Dear Rebecca Drouilhet aka whitedove,
I'd say a lot of people do/write/read/perform for different reasons.
Some do it for a leisurely hobby to fill up time, some pursue as serious amateurs, and gain publication credits, others to interact with others if they are housebound (not uncommon) or not able to work for other reasons.
Paul Reps attracted tens of thousands of people, Richard Wright did haiku as he was dying and not so able to write his incredible novels and other great works.
Some Japanese women did it to rebel against police gas attacks against them because of their gender in mid-20th century Japan.
Others were imprisoned, and tortured to death for their beliefs expounded in non 5/7/5-on haiku.
The list goes on.
The current President of the EU writes haiku for pleasure, and as something relaxing, sometimes directed to himself in self-mockery. He writes good haiku in his native language but alas his publisher insisted on doing the bad translations himself.
I don't know how well Westerners can do special occasion verses as haiku, but I've seen verses that are called haiku on various greeting cards, and Hallmark own a copyright on certain ELtranslations on Basho in particular.
You said:"Haiku could function as a social tool for greeting one another..."
Of course a call and respond activity is renga or renku which is gaining ground again in Japan and highly popular in the West at present.
"...for use in diplomatic relations and as gaming, fun and entertainment."
I'm not aware of its uses for gambling, legal or otherwise, so you'll need to enlighten me although I'm not particularly into gambling.
You ask:"My question for discussion is do you think haiku has pragmatic functions or work to do as it interfaces with society?"
I'm not sure what you personally mean, so I can only speak for myself. I run haiku, and renga or renku courses, and activities, both as a professional poet, and someone involved with haikai literature for 20 years, for the general public; creative and non-creatives; people in prison or mental health institutions; and at festivals or other organised events.
The quotes/comments I get show that haiku and other haikai activities have meant a lot to them in their personal development as humans, as well as writers, or would-be writers.
Although I'm a jobbing poet who does this for money, I absolutely enjoy the job, and put more into it than I am paid to do, and would not do it if I didn't learn something myself along the way.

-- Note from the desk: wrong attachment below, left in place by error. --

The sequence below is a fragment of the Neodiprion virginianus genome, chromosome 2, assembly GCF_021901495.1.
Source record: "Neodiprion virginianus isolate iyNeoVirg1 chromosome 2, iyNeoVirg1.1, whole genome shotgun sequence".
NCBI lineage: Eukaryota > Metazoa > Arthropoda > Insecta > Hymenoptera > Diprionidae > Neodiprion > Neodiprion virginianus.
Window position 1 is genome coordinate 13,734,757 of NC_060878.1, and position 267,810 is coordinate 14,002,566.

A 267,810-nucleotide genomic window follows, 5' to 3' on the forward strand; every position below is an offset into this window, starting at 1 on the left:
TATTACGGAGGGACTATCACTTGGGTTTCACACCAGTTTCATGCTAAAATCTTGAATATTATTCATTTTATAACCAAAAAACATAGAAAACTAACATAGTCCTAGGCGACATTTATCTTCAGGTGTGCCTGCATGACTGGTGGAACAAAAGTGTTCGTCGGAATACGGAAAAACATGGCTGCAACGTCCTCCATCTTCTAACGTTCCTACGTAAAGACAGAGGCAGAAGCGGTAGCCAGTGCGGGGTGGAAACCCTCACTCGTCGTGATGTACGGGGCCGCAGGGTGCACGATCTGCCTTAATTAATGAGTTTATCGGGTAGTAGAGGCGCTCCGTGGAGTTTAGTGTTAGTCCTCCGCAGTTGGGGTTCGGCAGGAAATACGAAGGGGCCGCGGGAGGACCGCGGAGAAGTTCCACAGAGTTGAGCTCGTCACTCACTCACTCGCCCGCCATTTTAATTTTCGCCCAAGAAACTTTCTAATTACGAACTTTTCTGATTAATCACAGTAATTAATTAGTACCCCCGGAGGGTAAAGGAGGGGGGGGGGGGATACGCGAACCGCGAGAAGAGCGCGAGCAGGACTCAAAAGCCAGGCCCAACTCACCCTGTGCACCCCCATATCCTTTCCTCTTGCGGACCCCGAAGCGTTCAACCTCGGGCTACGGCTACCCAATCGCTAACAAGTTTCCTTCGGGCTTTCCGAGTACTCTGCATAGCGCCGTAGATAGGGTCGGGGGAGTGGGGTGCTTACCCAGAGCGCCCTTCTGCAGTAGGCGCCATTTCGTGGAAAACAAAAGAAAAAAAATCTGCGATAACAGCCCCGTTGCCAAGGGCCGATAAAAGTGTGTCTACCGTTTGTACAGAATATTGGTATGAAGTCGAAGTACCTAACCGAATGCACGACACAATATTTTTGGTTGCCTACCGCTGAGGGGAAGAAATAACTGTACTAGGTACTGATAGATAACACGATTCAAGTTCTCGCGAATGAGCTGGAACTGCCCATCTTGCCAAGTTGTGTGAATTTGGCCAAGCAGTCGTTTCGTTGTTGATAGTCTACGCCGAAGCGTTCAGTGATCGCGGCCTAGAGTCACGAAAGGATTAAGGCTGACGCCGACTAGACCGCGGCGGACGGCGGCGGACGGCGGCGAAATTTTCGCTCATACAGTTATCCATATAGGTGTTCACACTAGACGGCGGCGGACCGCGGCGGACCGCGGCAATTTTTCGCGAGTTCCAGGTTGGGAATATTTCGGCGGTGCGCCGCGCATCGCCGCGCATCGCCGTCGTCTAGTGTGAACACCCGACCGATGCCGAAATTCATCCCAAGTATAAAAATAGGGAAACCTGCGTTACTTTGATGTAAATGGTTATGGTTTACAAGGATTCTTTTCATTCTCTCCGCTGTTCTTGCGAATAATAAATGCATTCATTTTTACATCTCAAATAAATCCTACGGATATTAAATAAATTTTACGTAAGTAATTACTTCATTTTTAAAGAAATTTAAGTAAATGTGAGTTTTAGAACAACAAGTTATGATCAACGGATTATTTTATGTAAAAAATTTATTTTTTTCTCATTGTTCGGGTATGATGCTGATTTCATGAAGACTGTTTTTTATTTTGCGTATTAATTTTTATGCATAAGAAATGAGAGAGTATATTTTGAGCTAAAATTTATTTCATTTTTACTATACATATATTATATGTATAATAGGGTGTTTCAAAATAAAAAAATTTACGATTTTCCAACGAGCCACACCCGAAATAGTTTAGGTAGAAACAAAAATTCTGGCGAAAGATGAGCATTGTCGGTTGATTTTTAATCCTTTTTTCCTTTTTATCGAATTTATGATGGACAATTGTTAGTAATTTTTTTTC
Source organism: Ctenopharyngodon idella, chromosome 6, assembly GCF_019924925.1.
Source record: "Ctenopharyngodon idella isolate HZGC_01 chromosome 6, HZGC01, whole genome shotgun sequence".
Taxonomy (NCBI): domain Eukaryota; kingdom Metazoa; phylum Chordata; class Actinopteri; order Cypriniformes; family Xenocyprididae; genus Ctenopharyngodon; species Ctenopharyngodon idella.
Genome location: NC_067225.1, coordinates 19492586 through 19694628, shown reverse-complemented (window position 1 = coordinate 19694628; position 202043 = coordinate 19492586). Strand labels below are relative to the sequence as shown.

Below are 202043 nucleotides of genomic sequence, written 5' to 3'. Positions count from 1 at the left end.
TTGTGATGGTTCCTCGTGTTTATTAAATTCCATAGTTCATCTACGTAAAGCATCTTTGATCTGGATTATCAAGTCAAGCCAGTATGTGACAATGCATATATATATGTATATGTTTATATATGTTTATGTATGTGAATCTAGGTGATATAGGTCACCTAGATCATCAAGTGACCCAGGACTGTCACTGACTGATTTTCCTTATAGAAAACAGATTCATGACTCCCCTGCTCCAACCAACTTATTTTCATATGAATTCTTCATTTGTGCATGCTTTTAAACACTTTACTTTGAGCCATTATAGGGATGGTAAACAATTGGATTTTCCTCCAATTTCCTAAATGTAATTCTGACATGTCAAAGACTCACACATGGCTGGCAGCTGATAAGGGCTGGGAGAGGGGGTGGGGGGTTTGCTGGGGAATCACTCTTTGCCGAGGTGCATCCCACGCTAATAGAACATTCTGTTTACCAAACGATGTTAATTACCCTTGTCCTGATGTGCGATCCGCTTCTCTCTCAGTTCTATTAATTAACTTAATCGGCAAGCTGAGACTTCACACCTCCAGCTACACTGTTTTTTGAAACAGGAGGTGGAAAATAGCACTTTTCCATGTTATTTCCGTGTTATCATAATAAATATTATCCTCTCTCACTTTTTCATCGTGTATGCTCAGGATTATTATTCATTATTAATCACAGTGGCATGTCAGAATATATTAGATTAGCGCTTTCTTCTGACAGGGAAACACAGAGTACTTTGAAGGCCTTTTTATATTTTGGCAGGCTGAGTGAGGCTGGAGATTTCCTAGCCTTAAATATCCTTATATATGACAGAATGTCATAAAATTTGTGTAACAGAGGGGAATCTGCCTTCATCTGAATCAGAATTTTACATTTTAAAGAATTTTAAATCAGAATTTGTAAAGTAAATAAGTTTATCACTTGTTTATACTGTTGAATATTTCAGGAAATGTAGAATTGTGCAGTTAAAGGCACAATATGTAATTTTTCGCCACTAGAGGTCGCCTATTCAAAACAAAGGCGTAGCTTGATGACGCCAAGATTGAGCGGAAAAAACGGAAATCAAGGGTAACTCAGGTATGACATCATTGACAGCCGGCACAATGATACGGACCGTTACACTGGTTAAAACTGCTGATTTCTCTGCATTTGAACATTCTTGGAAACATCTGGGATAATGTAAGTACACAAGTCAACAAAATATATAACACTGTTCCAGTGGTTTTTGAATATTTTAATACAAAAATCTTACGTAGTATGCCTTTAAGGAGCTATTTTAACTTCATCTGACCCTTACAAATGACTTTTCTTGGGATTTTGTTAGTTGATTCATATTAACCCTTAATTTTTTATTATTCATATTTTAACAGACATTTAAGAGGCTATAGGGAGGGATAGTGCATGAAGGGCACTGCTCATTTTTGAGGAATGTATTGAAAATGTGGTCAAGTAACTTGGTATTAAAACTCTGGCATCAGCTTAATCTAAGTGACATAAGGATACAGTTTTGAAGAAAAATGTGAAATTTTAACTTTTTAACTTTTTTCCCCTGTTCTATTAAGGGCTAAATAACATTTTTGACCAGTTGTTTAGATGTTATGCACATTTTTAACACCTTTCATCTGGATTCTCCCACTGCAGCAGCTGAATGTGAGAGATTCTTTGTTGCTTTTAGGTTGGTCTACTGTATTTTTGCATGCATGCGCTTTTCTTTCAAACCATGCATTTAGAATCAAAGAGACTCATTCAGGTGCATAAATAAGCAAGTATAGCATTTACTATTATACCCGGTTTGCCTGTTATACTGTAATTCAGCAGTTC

You also say:"I am also curious about whether or not poets use haiku in their community/family settings to commemorate special events or occaisons."
I did run haiku, tanka, and renga weekends for the Deaf Community, both the public, as well as DeafPoets, and we did create, IMHO, the world's first BSLrenga. The first weekend of workshops and theatre performances were as part of a challenge to prove that (British) Sign Language was in fact an official language if able to be composed in authentic haiku, so it was a special occasion, but also to answer a challenge by a scientist.
I do work with families, directly, or indirectly, with haiku and renga workshops/activities at institutions or festivals, but not geared to specific celebrations such as birthdays or weddings.
Also I did compose a specific ballad in Queensland which did prevent a fight between the bride's and bridegroom's parties. :-)
I think others might better answer your questions and I will be intrigued as to how they address this aspect which is very Japanese, and not easily transferred to English Language haiku or haikai verses.
This past week during a second reading of Patricia Donegan's book, Chiyo-Ni: Woman Haiku Master, I noticed that Patricia commented on the social work that haiku did during Chiyo-Ni's age. Haiku could function as a social tool for greeting one another, for use in diplomatic relations and as gaming, fun and entertainment. I compose haiku for special occaisons such as weddings, births, special days and so on. One poet I know recently mentioned that after she was approached by an acquaintance who wanted more of her poetry, she composed poems for the woman to meet her needs. My question for discussion is do you think haiku has pragmatic functions or work to do as it interfaces with society? I am also curious about whether or not poets use haiku in their community/family settings to commemorate special events or occaisons.